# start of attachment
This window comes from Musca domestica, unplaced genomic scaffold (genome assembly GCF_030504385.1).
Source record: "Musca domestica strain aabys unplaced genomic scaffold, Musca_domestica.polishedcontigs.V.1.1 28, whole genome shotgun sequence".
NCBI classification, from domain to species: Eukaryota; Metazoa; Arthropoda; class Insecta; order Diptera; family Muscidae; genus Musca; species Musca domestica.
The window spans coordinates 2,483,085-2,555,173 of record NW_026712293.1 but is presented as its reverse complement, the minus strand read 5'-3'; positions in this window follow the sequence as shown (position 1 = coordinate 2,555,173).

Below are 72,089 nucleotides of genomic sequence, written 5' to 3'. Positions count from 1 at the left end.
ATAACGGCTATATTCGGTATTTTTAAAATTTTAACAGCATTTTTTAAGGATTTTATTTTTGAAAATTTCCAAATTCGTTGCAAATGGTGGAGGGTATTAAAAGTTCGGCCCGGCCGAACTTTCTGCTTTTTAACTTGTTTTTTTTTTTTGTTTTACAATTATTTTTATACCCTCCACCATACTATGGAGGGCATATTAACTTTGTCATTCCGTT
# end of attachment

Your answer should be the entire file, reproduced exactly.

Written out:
This window comes from Musca domestica, unplaced genomic scaffold (genome assembly GCF_030504385.1).
Source record: "Musca domestica strain aabys unplaced genomic scaffold, Musca_domestica.polishedcontigs.V.1.1 28, whole genome shotgun sequence".
NCBI classification, from domain to species: Eukaryota; Metazoa; Arthropoda; class Insecta; order Diptera; family Muscidae; genus Musca; species Musca domestica.
The window spans coordinates 2,483,085-2,555,173 of record NW_026712293.1 but is presented as its reverse complement, the minus strand read 5'-3'; positions in this window follow the sequence as shown (position 1 = coordinate 2,555,173).

Below are 72,089 nucleotides of genomic sequence, written 5' to 3'. Positions count from 1 at the left end.
ATAACGGCTATATTCGGTATTTTTAAAATTTTAACAGCATTTTTTAAGGATTTTATTTTTGAAAATTTCCAAATTCGTTGCAAATGGTGGAGGGTATTAAAAGTTCGGCCCGGCCGAACTTTCTGCTTTTTAACTTGTTTTTTTTTTTTGTTTTACAATTATTTTTATACCCTCCACCATACTATGGAGGGCATATTAACTTTGTCATTCCGTT